On April 11, Environmental Defense Fund (EDF) President Fred Krupp announced the organization’s plans to create and launch a new satellite to monitor and measure global methane emissions—from space.
The ‘groundbreaking’ MethaneSAT plans were unveiled in a TED talk in Vancouver, BC.. The satellite will measure only emissions of methane, the powerful greenhouse gas responsible for roughly one quarter of the manmade global warming we currently experience. Methane is a particularly important cause of climate change because of its potency;while it is not as long-lasting in the atmosphere as carbon dioxide, it is “far more devastating” because it traps over 80 times more heat than carbon dioxide in the first twenty years after its release.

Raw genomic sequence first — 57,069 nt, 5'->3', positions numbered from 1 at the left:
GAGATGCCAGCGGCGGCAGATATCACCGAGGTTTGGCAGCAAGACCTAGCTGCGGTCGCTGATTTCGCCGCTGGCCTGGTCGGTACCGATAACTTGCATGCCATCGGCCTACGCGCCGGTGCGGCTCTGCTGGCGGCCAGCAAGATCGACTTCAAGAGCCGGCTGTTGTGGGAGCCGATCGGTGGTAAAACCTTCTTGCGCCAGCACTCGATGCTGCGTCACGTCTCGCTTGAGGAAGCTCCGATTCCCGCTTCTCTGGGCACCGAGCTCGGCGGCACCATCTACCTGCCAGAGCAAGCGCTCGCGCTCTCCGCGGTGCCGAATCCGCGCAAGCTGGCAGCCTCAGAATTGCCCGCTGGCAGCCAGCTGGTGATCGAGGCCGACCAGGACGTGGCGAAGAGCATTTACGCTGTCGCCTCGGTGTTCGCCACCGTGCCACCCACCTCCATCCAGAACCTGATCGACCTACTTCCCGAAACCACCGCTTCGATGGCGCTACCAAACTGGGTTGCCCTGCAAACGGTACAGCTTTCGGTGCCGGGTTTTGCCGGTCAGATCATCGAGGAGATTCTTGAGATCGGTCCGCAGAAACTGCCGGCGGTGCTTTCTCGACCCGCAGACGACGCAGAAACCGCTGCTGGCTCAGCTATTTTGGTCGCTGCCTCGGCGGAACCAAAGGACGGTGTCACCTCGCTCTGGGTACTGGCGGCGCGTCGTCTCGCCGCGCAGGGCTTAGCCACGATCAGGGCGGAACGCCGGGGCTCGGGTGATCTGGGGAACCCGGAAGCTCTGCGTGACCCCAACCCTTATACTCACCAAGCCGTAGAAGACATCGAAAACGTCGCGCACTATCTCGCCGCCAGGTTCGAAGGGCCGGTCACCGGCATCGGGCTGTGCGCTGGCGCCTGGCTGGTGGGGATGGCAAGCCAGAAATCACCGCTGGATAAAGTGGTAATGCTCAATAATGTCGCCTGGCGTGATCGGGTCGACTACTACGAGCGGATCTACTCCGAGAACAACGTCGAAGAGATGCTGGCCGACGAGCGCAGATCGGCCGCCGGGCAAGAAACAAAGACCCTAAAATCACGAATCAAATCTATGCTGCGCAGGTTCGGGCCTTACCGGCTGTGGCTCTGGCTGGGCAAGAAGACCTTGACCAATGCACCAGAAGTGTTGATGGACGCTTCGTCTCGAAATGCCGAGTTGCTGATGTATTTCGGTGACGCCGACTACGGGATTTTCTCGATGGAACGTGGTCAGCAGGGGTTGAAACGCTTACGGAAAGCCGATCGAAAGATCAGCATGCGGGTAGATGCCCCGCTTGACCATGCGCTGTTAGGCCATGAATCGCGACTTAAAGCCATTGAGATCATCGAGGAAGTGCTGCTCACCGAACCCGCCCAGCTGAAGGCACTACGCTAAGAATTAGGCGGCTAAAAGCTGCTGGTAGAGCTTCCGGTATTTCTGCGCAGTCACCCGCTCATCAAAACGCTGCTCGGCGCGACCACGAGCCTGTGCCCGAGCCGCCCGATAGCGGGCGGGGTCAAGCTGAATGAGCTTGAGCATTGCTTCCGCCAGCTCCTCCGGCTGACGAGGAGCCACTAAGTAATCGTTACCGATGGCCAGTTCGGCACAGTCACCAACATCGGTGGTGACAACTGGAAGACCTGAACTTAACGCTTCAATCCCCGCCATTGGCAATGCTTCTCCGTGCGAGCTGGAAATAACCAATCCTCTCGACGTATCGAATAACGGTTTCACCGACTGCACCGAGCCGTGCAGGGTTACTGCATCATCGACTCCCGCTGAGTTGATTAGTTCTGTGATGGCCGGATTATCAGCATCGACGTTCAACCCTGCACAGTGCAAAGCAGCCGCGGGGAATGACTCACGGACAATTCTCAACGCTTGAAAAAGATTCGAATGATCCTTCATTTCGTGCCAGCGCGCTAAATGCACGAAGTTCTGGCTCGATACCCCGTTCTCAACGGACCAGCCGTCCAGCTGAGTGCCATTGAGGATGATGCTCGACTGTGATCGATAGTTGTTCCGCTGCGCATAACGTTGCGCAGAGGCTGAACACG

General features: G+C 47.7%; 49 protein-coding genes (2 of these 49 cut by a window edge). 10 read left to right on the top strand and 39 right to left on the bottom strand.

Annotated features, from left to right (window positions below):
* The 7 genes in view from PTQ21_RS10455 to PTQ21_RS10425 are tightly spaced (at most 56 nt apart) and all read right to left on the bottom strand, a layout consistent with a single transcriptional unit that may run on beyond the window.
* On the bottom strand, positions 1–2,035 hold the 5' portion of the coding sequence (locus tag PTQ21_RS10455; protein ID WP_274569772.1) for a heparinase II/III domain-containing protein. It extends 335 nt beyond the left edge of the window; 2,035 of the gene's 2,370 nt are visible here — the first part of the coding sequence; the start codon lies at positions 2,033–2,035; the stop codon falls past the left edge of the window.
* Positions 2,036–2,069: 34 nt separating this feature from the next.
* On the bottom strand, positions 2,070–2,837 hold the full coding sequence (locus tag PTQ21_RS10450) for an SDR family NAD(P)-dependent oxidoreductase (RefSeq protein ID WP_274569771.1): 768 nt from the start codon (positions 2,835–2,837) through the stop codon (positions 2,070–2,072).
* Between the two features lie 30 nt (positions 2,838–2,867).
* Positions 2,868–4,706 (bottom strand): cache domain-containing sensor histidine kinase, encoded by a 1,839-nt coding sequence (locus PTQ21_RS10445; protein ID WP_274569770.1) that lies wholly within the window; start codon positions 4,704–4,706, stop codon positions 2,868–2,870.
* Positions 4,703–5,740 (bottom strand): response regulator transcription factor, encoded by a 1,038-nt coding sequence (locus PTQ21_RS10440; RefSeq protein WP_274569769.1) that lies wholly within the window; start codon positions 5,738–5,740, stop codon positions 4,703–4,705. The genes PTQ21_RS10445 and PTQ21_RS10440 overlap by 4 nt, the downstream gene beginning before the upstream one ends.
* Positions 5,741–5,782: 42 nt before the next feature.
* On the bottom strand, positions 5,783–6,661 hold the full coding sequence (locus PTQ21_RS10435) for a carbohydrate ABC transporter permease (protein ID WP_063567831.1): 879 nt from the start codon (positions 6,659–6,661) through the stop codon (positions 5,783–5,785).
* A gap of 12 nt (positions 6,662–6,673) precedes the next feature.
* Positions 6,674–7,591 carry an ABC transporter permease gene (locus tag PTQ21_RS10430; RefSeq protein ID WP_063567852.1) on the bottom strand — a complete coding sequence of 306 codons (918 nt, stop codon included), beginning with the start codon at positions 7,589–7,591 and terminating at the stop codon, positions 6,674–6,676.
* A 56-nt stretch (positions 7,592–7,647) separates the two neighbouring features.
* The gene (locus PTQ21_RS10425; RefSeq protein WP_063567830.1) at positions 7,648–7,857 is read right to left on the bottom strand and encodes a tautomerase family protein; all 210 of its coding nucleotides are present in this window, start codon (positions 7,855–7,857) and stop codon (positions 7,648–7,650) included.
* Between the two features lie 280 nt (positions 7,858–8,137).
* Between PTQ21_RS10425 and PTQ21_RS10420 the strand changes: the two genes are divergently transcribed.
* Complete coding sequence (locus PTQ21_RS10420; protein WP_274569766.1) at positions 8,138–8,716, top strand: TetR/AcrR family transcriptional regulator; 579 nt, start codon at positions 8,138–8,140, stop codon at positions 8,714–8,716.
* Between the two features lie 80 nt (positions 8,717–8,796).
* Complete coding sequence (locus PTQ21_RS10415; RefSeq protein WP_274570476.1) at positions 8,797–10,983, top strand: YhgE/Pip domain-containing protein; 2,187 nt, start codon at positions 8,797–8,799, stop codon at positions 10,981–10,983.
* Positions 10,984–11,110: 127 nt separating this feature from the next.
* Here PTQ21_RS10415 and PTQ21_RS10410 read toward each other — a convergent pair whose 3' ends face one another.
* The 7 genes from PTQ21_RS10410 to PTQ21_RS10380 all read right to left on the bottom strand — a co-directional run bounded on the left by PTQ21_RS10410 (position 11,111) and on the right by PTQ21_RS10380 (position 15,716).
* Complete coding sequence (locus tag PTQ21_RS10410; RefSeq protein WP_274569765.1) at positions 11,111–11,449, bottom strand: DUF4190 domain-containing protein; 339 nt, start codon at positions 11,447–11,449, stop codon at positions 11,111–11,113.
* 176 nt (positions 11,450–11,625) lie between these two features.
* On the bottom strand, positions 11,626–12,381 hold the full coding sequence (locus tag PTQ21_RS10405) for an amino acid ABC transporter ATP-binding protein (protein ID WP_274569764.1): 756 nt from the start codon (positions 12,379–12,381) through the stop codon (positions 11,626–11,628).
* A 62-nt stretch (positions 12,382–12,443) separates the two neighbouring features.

Leaders in Energy conducted its 4th annual Green Jobs Forum and Green Career Workshop on August 17, 2017. The sold-out event, with over 100 people participating, was held at the DC Sustainable Energy Utility (DCSEU) headquarters in Washington, DC.